Book Review: Love, Insha Allah

Book Review: Love, Insha Allah

The Secret Love Lives of American Muslim Women


Though Islam is growing in America, one bumps up constantly against ubiquitous incompatibilities between Islam and Western culture. Nowhere is this incompatibility more prominent than in an American Muslim woman’s search for a mate.


The stories in this book reveal the problematic position of American Muslim women who would like to get married. They must either make compromises, or take a hard line with respect to their religion, further limiting their chances for finding a mate in a society that is still composted of mostly non-Muslim residents. Some of these writers have shaved the edges off Islamic teachings , even to the extent of doing haram behavior, knowingly, deliberately. The instinct to find a mate and establish a family often takes precedence over familial and religious dictates regarding how to do so.


Islamic customs, which relied heavily on community relationships, now operate in an anemic facsimile of their original effectiveness. American customs for dating, sex and marriage, are not officially available to these women.To make matters worse, Muslim communities in the United States are composed of people from varying cultural and linguistic traditions. American Muslim women sit between a rock and a hard place; even men tiptoe across a loose tightrope when courting them.


When the Abrahamic religions were being codified, the human life span was much shorter. Young people did not have to navigate a prolonged period (named adolescence) between childhood and adulthood.  Mating occurred at  physical maturation. These days, physical maturation plays second fiddle to religious mores that were not written for adolescence or homosexuality. Add to that the economic and educational demands of today that also postpone marriage well beyond the best physical stage for it.


At least one of my readers will remind me that Islam is applicable to all peoples for all times, and to that reader I say, “Then it will have to find a way to reconcile human nature with the unnatural frustration arising out of modern  adolescence. It will also have to accommodate an increasing incidence of homosexuality.”


Homosexuality, by the way, does not recede when it manifests in a Muslim, and several of these writers are brave enough to talk about it. One would think that if Allah hated homosexuality enough to forbid it, He would give us better tools for coping with it in a halal manner, but this is not the case. Homosexuality will prove to arise from physiological  and genetic predispositions, and therefore will never be responsive to blame or volition on the part of those who find themselves claimed by it.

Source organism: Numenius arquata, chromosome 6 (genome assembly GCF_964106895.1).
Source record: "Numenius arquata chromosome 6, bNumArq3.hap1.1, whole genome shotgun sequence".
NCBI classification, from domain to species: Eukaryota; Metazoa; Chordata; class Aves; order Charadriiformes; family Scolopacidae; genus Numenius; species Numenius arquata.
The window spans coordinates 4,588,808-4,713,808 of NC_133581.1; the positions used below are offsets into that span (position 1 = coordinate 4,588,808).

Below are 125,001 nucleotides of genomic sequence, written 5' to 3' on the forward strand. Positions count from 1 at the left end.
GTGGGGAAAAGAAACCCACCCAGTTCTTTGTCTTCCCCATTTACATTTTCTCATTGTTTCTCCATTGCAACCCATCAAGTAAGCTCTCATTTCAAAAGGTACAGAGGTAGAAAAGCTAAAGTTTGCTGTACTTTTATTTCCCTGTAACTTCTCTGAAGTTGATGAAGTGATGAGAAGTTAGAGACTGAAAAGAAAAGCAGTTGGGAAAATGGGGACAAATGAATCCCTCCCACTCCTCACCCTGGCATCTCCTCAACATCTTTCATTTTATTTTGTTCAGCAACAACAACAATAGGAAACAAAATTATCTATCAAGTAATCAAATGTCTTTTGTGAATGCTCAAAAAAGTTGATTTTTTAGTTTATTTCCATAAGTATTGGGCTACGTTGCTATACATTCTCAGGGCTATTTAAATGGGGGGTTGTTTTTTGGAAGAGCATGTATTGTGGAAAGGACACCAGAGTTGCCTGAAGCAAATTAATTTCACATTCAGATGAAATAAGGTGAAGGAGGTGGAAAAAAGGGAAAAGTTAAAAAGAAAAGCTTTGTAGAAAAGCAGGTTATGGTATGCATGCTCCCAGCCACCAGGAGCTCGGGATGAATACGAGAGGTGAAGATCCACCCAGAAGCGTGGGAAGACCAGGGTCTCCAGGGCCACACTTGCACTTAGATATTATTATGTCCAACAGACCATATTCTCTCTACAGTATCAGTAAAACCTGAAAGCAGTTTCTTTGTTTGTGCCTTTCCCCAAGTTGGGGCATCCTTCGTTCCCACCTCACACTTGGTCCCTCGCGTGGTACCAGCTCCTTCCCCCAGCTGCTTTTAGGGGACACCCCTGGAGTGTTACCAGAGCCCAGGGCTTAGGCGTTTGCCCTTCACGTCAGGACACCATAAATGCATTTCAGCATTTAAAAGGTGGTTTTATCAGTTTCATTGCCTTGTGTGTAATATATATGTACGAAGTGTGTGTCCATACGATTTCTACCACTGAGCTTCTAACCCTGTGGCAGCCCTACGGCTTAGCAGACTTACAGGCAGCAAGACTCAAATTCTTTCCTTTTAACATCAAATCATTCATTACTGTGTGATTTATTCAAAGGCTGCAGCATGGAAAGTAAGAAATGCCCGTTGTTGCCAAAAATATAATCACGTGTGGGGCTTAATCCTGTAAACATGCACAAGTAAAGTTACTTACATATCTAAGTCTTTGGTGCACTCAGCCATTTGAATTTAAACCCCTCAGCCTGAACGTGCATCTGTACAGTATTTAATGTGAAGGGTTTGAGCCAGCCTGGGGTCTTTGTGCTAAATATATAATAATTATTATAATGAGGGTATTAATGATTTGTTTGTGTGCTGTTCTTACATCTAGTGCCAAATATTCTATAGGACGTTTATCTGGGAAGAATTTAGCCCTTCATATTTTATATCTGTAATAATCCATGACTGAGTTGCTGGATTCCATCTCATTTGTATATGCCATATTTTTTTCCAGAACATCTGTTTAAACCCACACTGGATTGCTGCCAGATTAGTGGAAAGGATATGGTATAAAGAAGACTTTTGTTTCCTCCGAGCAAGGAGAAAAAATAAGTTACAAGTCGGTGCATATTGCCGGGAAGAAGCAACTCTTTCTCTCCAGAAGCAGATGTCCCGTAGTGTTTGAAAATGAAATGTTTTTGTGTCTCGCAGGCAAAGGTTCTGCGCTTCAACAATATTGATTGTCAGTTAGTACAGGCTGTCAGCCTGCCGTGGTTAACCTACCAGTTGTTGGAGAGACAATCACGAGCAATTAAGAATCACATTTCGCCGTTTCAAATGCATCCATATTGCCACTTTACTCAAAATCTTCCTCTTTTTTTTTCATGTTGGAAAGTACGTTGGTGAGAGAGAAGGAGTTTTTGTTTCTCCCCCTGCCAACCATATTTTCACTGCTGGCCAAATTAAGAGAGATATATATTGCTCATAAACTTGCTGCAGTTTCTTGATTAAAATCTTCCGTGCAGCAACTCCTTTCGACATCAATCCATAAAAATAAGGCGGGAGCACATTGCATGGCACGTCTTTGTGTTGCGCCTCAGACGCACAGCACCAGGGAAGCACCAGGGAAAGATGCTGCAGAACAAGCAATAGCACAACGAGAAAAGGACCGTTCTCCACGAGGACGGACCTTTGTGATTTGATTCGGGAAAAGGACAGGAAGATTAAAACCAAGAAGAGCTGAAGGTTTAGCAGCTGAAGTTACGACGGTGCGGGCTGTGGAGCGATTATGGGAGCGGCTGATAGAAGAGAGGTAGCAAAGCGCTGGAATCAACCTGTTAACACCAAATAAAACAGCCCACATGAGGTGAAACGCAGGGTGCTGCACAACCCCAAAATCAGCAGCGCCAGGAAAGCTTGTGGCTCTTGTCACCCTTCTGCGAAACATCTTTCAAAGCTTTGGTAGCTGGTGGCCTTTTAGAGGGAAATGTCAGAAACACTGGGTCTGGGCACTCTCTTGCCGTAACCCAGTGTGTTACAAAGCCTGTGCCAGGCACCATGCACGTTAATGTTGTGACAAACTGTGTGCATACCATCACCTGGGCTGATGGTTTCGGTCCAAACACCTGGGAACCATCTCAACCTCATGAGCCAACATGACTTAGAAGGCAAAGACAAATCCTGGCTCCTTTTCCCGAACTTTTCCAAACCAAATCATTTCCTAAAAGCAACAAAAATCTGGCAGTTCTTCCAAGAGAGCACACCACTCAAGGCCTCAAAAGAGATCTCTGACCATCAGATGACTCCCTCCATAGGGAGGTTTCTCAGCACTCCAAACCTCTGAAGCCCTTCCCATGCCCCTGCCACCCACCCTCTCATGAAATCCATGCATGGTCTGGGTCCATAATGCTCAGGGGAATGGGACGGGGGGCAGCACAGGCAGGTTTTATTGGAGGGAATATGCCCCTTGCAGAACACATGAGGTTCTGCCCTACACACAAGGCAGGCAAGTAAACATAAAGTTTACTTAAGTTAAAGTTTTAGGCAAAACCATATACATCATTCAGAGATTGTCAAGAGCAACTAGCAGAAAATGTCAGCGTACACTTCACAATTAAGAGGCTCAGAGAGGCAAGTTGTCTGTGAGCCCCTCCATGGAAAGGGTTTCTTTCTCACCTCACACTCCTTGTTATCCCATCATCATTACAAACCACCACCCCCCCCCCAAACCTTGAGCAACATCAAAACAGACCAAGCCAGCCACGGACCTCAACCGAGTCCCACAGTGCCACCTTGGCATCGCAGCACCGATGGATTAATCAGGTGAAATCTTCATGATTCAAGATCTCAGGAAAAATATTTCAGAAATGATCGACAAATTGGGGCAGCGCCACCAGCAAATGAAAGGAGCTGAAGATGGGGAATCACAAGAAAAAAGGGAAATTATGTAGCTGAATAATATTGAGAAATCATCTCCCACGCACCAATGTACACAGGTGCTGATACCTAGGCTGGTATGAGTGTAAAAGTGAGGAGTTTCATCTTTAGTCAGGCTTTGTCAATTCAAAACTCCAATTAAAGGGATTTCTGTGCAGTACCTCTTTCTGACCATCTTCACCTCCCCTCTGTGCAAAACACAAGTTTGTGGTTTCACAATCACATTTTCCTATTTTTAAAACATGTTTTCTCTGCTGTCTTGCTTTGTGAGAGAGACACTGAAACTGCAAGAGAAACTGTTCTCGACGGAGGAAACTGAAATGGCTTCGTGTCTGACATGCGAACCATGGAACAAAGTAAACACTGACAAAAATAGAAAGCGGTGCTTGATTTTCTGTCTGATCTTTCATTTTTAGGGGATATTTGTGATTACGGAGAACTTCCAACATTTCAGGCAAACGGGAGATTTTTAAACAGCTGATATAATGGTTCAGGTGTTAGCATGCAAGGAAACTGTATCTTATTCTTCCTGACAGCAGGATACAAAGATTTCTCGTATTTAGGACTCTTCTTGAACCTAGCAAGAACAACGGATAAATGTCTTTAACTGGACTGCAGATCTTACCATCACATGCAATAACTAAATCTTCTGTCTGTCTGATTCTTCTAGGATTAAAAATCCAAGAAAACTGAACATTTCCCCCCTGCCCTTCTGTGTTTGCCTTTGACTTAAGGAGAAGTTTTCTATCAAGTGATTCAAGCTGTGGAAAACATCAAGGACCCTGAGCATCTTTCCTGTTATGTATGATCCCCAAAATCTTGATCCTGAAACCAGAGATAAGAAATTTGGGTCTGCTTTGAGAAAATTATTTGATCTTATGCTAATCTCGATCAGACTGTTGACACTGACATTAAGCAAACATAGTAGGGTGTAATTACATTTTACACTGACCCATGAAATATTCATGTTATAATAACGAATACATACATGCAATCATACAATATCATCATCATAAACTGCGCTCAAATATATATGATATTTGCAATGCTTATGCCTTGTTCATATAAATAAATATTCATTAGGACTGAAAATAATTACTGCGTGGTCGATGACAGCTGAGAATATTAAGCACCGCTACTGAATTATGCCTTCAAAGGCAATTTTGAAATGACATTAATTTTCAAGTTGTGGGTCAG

I respect the women who’ve told their stories, and I admire their courage in trying to find a third way, a way to live as Muslims and as Americans, partaking in the blessings of both identities and navigating the inherent troubles. Some women have tossed Islamic teachings out the window, while others have have cut themselves off from the benefits for which people choose to live in America.  None, however, have turned their backs on Islam, itself, and most have become stronger in faith as a result of their trials, regardless of whether they succeeded in finding a mate.


Not all the essays are marked by conflict or frustration. Several of the women met their husbands in the traditional Islamic way, through the help of parents and relatives, without having to date and sift through a succession of boyfriends. These women are the lucky minority. Several others met their husbands by means unconventional in either American or Islamic cultures; their stories prove that finding a mate need not conform to a strict prescription.


The women represented in this book are pioneers, and through them, especially with respect to how they raise their children, a stable American Islam will develop.  Oh, I know. There’s no such thing as “American Islam” or “Saudi Islam” or, or… Well, yes there is. How do you suppose Islam, or any other religion, survives over the centuries, migrates to different continents, and serves populations that have never have heard of one another? An Islam that thrives in the West is still evolving.  This book forms a link in the process, and will eventually be regarded as an historical document. I hope the children of this book’s authors will read their mothers’ stories with a sense of relief because they will not have to blast through the moral and social difficulties endured by their parents.